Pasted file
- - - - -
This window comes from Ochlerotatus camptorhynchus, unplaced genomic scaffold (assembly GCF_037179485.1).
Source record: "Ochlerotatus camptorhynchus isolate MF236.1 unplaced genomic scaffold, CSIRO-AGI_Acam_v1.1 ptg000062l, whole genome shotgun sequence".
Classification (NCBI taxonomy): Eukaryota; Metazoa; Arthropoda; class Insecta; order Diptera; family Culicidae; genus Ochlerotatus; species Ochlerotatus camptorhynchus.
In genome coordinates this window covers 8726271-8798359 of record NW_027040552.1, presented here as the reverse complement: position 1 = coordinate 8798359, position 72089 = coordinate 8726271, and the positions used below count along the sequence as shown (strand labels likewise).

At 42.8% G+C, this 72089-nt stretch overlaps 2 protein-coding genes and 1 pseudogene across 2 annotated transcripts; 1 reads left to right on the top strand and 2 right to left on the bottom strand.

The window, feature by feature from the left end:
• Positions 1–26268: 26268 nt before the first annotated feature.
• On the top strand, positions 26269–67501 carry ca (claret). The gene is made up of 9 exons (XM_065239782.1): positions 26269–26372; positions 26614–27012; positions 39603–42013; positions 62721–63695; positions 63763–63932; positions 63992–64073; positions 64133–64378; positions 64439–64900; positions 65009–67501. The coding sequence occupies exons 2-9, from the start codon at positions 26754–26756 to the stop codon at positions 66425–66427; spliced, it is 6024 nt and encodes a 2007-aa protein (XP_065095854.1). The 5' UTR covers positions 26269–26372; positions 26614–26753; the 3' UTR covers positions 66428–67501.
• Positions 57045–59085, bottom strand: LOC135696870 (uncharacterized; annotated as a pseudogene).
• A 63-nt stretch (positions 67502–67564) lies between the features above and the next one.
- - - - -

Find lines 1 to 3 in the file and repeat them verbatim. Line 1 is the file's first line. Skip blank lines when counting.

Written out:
This window comes from Ochlerotatus camptorhynchus, unplaced genomic scaffold (assembly GCF_037179485.1).
Source record: "Ochlerotatus camptorhynchus isolate MF236.1 unplaced genomic scaffold, CSIRO-AGI_Acam_v1.1 ptg000062l, whole genome shotgun sequence".
Classification (NCBI taxonomy): Eukaryota; Metazoa; Arthropoda; class Insecta; order Diptera; family Culicidae; genus Ochlerotatus; species Ochlerotatus camptorhynchus.